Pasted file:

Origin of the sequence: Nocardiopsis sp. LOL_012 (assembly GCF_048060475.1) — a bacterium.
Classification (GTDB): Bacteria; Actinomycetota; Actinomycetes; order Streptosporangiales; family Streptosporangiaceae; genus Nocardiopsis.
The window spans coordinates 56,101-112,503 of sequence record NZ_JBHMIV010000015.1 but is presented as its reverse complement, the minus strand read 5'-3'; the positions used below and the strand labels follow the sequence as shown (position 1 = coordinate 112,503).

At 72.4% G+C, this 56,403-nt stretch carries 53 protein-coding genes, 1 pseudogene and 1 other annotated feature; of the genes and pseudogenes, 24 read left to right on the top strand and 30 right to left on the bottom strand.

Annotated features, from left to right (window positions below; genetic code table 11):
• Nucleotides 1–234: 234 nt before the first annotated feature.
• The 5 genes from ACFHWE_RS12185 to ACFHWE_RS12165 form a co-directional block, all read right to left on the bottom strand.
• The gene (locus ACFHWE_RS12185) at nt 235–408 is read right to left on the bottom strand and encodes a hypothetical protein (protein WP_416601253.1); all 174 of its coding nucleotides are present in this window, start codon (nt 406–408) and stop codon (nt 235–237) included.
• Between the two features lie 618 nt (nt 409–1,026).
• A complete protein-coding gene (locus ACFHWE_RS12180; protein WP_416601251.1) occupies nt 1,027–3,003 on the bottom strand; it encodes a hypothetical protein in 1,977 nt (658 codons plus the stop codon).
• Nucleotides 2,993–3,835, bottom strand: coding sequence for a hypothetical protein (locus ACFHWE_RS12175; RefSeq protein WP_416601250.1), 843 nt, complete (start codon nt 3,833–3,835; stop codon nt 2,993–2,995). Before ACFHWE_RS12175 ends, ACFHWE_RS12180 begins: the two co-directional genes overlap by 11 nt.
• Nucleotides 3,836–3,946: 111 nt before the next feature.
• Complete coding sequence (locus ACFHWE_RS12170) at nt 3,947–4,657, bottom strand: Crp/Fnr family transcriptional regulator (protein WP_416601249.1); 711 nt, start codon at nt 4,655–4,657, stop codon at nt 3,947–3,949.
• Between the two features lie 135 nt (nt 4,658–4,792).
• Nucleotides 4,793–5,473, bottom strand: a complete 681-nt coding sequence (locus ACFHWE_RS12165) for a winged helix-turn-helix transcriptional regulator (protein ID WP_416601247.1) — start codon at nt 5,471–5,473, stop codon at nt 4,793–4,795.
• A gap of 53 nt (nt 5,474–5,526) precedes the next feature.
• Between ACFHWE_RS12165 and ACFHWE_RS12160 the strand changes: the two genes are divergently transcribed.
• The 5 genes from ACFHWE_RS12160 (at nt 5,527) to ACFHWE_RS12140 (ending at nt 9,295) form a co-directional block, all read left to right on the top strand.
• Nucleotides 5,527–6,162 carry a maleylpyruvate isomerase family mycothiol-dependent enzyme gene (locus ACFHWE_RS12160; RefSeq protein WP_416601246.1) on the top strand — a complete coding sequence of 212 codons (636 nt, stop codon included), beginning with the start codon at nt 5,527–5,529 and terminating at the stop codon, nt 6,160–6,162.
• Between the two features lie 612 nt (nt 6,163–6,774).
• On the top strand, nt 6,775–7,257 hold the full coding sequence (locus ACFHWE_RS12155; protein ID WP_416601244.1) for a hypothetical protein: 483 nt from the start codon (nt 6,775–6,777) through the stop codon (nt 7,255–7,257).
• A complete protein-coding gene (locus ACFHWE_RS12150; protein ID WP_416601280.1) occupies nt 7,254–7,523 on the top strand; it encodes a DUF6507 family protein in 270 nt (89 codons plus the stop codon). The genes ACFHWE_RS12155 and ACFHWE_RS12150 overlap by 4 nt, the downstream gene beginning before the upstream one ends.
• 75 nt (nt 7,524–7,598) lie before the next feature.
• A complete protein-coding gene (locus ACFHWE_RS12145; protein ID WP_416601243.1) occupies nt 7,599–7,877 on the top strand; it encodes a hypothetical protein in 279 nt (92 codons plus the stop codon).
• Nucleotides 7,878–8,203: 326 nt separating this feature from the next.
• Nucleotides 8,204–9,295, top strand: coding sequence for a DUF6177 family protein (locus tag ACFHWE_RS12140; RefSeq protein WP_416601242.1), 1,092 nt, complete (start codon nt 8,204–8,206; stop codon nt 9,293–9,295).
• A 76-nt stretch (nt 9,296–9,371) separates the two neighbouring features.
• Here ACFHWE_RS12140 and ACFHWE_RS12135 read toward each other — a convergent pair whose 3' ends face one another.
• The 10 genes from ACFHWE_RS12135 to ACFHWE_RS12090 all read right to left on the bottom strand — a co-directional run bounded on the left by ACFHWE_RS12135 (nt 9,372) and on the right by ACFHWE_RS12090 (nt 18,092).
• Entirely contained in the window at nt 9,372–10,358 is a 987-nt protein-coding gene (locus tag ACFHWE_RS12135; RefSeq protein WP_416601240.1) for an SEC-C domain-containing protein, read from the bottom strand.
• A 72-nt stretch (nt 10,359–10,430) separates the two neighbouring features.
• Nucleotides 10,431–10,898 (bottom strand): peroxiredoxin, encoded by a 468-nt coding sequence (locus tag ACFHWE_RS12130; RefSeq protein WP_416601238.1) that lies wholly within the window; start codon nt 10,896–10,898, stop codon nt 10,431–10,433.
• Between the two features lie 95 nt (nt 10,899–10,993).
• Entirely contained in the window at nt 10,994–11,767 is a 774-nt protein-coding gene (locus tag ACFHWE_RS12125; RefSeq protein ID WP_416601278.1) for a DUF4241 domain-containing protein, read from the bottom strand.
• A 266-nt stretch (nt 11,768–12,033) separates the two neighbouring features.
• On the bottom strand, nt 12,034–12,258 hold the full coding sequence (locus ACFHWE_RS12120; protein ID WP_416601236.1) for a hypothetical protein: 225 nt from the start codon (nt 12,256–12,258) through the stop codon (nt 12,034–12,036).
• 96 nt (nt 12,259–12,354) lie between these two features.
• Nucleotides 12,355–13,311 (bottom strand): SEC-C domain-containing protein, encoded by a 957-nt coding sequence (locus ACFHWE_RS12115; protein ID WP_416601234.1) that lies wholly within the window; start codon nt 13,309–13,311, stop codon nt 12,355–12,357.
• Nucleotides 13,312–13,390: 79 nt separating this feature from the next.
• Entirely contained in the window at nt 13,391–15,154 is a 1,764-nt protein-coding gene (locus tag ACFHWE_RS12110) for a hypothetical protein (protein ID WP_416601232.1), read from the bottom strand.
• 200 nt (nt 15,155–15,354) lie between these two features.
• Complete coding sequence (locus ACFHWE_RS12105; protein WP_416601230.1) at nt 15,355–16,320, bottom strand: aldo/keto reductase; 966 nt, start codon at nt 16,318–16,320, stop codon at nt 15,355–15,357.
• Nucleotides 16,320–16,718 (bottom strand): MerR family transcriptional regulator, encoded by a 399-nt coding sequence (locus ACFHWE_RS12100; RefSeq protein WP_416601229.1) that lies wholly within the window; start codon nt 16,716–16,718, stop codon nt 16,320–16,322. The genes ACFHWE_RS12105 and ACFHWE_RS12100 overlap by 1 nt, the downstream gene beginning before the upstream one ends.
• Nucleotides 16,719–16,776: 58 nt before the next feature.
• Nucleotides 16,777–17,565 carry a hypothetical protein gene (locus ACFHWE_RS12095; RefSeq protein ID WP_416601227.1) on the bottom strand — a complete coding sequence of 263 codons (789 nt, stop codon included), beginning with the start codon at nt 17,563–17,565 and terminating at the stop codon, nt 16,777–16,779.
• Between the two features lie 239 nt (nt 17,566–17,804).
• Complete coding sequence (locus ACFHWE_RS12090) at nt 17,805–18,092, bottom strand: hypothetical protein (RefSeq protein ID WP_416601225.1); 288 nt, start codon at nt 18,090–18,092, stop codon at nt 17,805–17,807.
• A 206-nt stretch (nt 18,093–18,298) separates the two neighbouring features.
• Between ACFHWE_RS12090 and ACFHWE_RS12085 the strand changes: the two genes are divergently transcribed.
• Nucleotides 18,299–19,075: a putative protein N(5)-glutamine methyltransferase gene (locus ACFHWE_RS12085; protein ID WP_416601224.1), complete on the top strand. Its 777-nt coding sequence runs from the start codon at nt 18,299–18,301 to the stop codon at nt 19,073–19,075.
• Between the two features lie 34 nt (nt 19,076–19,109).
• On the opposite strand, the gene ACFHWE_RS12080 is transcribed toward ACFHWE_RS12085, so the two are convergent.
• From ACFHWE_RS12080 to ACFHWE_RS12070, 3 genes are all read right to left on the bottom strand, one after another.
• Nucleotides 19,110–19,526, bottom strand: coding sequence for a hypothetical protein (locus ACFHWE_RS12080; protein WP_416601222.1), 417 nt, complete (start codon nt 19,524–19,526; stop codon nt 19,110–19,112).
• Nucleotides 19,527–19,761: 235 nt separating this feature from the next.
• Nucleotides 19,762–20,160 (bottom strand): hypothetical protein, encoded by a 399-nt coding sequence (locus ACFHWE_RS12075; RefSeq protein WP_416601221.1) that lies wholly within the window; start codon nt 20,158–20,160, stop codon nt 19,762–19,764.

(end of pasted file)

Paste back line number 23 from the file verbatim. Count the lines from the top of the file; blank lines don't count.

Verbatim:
• 75 nt (nt 7,524–7,598) lie before the next feature.